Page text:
Mandy nuzzled her 3 month old baby happily as she warmed his bottle. It felt so good to breathe in his sweet baby smell and touch his soft delicate skin, his little body curled in a warm embrace into the curve of her neck. Mandy was starting to feel like she had her “sea-legs’ as a new mom and was particularly enamored of the fact that her new baby was sleeping through the night. The rough night-time awakenings were beginning to subside as baby Noah matured and slept for longer periods. She was looking forward to meeting a new mom friend in the park with their babies after she gave Noah a bottle.
Suddenly, in the wink of an eye, the tender moment vanished. Mandy watched the water warm Noah’s bottle on the stove. She was blind-sided by a horrific thought, flashing through her mind of the water morphing into hot lava and scalding her baby boy. Mandy flinched, gasping and clenching tightly onto Noah, quickly backing away from the oven. The thought terrified her, and she could not believe such an image threatened to envelop her mind. Mandy’s entire body tensed as she began to pant, shallow breaths. She didn’t know it at the time, but, she was well on her way to her first panic attack after experiencing an intrusive thought…a hallmark symptom of perinatal depression and/or perinatal OCD.
Experiences like Mandy’s are common in some 20% of all child-bearing women who develop perinatal mood/anxiety disorders (the clinical term for depression/anxiety during pregnancy and up through the first year after having a baby). Some women develop symptoms of anxiety with intrusive thoughts while others may not experience these often debilitating and traumatic images. Others may have more depression symptoms with a smattering of anxiety, panic attacks, and sometimes intrusive thoughts.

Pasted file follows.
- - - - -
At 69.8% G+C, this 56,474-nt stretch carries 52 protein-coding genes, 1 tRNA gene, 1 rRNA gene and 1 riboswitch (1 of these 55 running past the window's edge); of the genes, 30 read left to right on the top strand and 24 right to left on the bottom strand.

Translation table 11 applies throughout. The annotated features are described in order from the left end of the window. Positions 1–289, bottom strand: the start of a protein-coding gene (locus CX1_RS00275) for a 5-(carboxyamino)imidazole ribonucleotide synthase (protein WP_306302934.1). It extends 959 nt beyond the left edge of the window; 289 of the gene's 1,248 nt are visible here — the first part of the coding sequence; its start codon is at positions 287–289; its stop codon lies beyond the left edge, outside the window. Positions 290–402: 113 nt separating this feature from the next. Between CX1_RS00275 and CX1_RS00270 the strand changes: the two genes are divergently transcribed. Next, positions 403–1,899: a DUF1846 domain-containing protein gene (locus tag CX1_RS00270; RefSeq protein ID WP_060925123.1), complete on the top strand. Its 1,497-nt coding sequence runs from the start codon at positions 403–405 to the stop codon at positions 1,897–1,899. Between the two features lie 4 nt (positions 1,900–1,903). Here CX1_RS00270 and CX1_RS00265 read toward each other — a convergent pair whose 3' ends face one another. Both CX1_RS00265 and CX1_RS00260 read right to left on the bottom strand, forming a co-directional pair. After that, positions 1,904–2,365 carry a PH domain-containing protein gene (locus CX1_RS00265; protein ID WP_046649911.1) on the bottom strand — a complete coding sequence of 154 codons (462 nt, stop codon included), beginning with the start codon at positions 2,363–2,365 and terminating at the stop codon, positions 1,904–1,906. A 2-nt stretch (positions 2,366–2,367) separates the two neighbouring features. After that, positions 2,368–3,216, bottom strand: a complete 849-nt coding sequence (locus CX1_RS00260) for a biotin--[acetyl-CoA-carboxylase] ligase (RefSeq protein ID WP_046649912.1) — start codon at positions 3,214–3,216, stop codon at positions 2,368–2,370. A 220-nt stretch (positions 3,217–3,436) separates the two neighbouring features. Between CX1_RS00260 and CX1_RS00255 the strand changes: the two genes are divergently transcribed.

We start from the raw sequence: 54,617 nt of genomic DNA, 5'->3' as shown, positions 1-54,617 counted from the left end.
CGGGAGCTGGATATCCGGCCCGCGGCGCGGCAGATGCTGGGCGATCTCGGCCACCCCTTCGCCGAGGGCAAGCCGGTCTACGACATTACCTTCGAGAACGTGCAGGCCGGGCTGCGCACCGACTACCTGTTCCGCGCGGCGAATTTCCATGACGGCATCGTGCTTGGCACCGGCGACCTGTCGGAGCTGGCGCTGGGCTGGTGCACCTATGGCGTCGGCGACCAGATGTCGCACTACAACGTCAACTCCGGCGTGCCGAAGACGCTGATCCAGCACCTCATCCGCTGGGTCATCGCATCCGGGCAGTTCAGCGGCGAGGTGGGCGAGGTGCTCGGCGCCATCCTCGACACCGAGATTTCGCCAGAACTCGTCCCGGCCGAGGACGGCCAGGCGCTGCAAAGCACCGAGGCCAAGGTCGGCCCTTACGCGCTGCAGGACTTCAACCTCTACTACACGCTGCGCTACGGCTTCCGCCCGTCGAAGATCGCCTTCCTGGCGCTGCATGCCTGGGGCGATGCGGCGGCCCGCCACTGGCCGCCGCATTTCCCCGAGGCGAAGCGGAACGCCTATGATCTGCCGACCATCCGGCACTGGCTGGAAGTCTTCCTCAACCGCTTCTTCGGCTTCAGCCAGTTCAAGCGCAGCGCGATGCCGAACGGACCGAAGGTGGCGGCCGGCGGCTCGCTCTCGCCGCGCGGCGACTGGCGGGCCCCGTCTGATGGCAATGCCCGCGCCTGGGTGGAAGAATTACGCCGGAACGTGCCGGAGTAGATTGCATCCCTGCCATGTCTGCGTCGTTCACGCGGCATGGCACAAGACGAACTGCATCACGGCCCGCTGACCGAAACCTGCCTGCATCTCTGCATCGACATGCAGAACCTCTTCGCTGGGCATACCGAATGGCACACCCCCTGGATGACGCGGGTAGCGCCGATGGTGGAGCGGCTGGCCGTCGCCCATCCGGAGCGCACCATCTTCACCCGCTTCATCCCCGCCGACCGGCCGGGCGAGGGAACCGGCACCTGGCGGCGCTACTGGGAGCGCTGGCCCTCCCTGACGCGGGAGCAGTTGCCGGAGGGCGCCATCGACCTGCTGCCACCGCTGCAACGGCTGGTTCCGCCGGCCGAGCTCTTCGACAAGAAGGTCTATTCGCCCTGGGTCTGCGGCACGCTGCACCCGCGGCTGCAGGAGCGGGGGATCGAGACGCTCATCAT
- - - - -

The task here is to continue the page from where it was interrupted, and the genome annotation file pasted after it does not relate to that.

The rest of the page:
PMADs (perinatal mood/anxiety disorders) are the clinical term for a myriad of symptoms under the umbrella of depression and anxiety from conception through the first year following childbirth. In layman’s terms, perinatal challenges/neurobiochemical imbalances while pregnant and after having a baby often leave women completely stunned, horrified, and traumatized…because women don’t know what hit them. And no one talks about it.
The reality is that PMADs are very common, and most likely under-reported due to the stigma connected to them. Mothers can be wracked with so much guilt about any of the symptoms, particularly if she has intrusive thoughts, that they are loathe to talk to a specialist to get help or to a family member. Many women report they feel like they are “going crazy” or afraid to be “like that woman on TV who killed her kids.”
I want to underscore the importance of supporting a woman who is experiencing intrusive thoughts to not delay in seeking help, to get help immediately with a trained specialist in perinatal challenges. The differential amongst these particular perinatal struggles is quite delicate. Furthermore, to receive the best care, she must have help from a skilled perinatal psychotherapist who can provide a comprehensive bio-psycho-social assessment and steer her in the appropriate direction for what is ideally a multidisciplinary approach to treatment.